As a result of the Battle of Khalkhin Gol, the Japanese chose not to intervene when Germany invaded the Soviet Union, then the Soviet Union overran and destroyed Germany.  However, a promise between Joseph Stalin and Franklin D. Roosevelt guaranteed that the Soviet Union and Imperial Japan would clash once again.

To be Continued… 


The Soviet Invasion of Manchuria, Part II: The Invasion Begins,

Due to their humiliating defeat at the hands of the Soviets during the Battle of Khalkhin Gol in 1939, the Japanese chose to stay out of the conflict between Germany and the Soviet Union during World War II.  Soviet leader Joseph Stalin likewise wanted nothing to do with Japan, signing a non-aggression pact with the Japanese as well.  However during the Tehran Conference of 1943, Stalin agreed with Winston Churchill and Franklin D. Roosevelt that the Soviet Union would enter the war against Japan once Germany was defeated.

Many accused the Soviets of opportunism, since the invasion began on August 9th, 3 days after the Americans dropped the atomic bomb on Hiroshima.  However Soviet planning and organization of the operation began in late April, when it was clear that Germany was going to lose the war.  The logistics of organizing such an invasion was certainly not easy.  The invasion force itself consisted of almost 1.7 million troops, 26,000 artillery pieces, 5,556 tanks, and over 5,300 aircraft.  Indeed the operation was one of the largest offensives of World War II, yet all men and material had to be transported thousands of miles across the barren Siberian wilderness, which was no easy task and took time.  The men and units chosen for the operation were noted for distinguishing themselves while fighting the Germans.  They were also chosen for specialty skills.  For example many units who had fought in the Carpathian mountains of the Balkans were selected as the Carpathian mountains were very similar to the mountains of Northern Manchuria.  Tank units that had distinguished themselves at the Battle of Kursk were selected as the flat terrain of Kursk was similar to the flat terrain of Central Manchuria.  To head the operation, Stalin hand selected Marshal Aleksandr Vasilevsky, an experienced commander who saw combat at Moscow, Kharkov, Leningrad, Stalingrad, Kursk, Odessa, Sevastopol, Belarus, and Konigsberg. Obviously Vasilevsky was the right man for the job.  Moreover, Stalin did something he never did with his commanders in the past; he gave Vasilevsky the authority to plan and conduct the operation with complete autonomy, an incredible precedent in the history of Stalinism.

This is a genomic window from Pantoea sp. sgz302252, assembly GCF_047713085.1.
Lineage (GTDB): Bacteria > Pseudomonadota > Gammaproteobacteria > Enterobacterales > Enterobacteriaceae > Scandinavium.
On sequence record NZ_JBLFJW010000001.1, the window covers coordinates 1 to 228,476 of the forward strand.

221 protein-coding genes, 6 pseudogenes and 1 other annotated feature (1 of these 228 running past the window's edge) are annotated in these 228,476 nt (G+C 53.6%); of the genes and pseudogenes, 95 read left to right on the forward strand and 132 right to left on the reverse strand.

The plan of Vasilevsky’s operation was a double pincer movement, with one assault from the west (The Transbaikal Front) and one from the east (the 1st Far Eastern Front).  A third force would travel along the Manchurian coast with the goal of invading Japanese held Korea.  

Without interference from Stalin or the Communist Party in Moscow, Vasilevsky chose an unorthodox strategy to break through Japanese defenses on the first night of the offensive.  At the time the Kwantung Army was undermanned, with many of its crack soldiers reassigned to fight the Americans in the Pacific.  Regardless, the Kwantung Army was still a formidable fighting force, with 1.2 million men, 1,155 tanks, 5,360 artillery, and 1,800 aircraft. The Japanese had built a line of fortifications near the Manchurian border that was very heavily defended.  Standard Soviet war doctrine dictated that an assault begin with a heavy artillery and rocket bombardment, however Vasilevsky feared that such a bombardment would warn the Japanese of an attack. Many Japanese units were situated far behind the lines engaged in training exercises.   A bombardment would just attract more reinforcements before the advance could begin.

Instead of brute force, Vasilevsky chose stealth and guile to achieve his goals.  Selecting his most experienced and toughest troops, he formed small commando units who would be tasked with beginning the assault.  On the night of August 9th, 1945, the commandos attacked, using the night as cover for their assaults.  The Japanese were taken by surprise, so much so that Soviet commandos accomplished their objectives often with little resistance.  Advancing 20km into enemy territory, the commandos captured key objectives such as important trenches, pillboxes, machine guns nests, gun platforms, artillery batteries, airfields, communication centers, supply depots, and command posts.  Most humiliating of all, thousands of Japanese, who swore an oath to the emperor to fight to the death, were captured as the Soviets stormed their barracks while they slept.  The commando strikes created so much confusion that the Kwantung Army quickly devolved into chaotic mess.  The Japanese commander, Otozo Yamada, was taken unawares by the assault, and didn’t arrive to take command until 18 hours later.  The next morning, the main advance of the Soviets was to begin. So far, things were going well for Vasilevsky.

To be Continued